Women's Day 2024: Let's take this moment to recognise women's contribution to peace

In honour of International Women’s Day, we encourage you to take a moment to recognise and celebrate the women in your life, whether they are colleagues, mentors, friends or family members. Let’s use this day to initiate conversations, initiatives and actions that promote gender diversity, equity and inclusion.

Moreover, let’s take a moment to extend our thoughts to the women who are enduring the hardships of war and violence, and who are courageously supporting peace in their communities.

In conflict zones around the world, a growing backlash against gender equality has raised concerns about the future of women’s rights and empowerment. From the corridors of power to the streets, reactions against efforts to level the playing field between genders are becoming increasingly visible.

Our latest analysis presents insights from DRC and the South Caucasus to show how the backlash against gender equality has manifested and how to navigate a path forward.

Despite these immense challenges, this International Women’s Day we would like to share the stories of women change-makers who are supporting peace in their communities in the face of adversity.

“It is crucial our voices are not overlooked in mediation and peace.” | Women mediators in Lebanon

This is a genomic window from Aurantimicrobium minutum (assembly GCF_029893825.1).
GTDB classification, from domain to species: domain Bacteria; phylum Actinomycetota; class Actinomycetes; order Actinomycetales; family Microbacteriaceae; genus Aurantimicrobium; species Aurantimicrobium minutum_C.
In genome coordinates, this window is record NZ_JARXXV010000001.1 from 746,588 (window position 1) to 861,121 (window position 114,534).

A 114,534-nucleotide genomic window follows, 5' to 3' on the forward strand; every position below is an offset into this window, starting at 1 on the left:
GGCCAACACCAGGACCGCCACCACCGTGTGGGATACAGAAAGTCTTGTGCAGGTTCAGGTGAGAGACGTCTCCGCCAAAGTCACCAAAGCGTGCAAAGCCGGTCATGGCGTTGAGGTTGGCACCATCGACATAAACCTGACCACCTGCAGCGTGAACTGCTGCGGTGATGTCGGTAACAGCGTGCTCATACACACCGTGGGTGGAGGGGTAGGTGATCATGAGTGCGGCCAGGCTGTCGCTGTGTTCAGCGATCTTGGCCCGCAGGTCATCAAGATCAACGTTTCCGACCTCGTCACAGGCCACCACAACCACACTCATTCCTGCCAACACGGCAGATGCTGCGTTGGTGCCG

Cosette Nakhle, Lebanon

In Lebanon, women have a crucial role to play in building peace. But as the border conflict with Israel continues to rage, women and girls are facing disproportionate and immense challenges, as we shared in our recent Gender Alert with UN Women Lebanon and the Professional Mediation Center at the University of Saint-Joseph.

Women told us they fear going to work due to the risk of being hit by missiles on the way, gender-based violence has been further heightened during the crisis and groups of women such as migrants from Palestine and Syria are even more vulnerable to the impacts of the crisis.

Despite these immense challenges, Cosette Nakhle, is supporting peace in Lebanon as part of our 240-strong network of local women mediators. Her story demonstrates the importance of investing in women’s skills and ensuring they have the space to build peace in their communities.

Meet the feminist change-makers stopping gender-based violence in Nigeria

In the heart of Dangoma, a community in Kaduna state, Nigeria, Hauwa and Hadiza are not only women leaders, they are pillars of strength and beacons of hope. Their unwavering determination to combat sexual and gender-based violence and promote peaceful and safe homes is lifechanging.

Men who were once bystanders are now allies, joining hands to challenge harmful norms and promote gender equality. Women and girls are more respected, emboldened and are are speaking up.

“We are considered role models because we are peacebuilders” | Women working for peace in Rwanda

Rose Ingabire, Rwanda

This year Rwanda is observing the 30th commemoration of the genocide against the Tutsi, which destroyed unity and trust among Rwandans.

It has been a long and challenging road to rebuild and improve unity, resilience and social cohesion that continues today and women play a crucial role.

Through this peacebuilding work, the historical and cultural view that undervalued the power of women has also been challenged.

Women are too often left out of peace processes, but we see the impact of investing in women every day.

That’s why we’re rallying behind this year’s International Women’s Day call to ‘invest in women’. Women’s rights to peace and inclusion must be upheld. We hope you will join us in pushing for women’s inclusion in peacebuilding.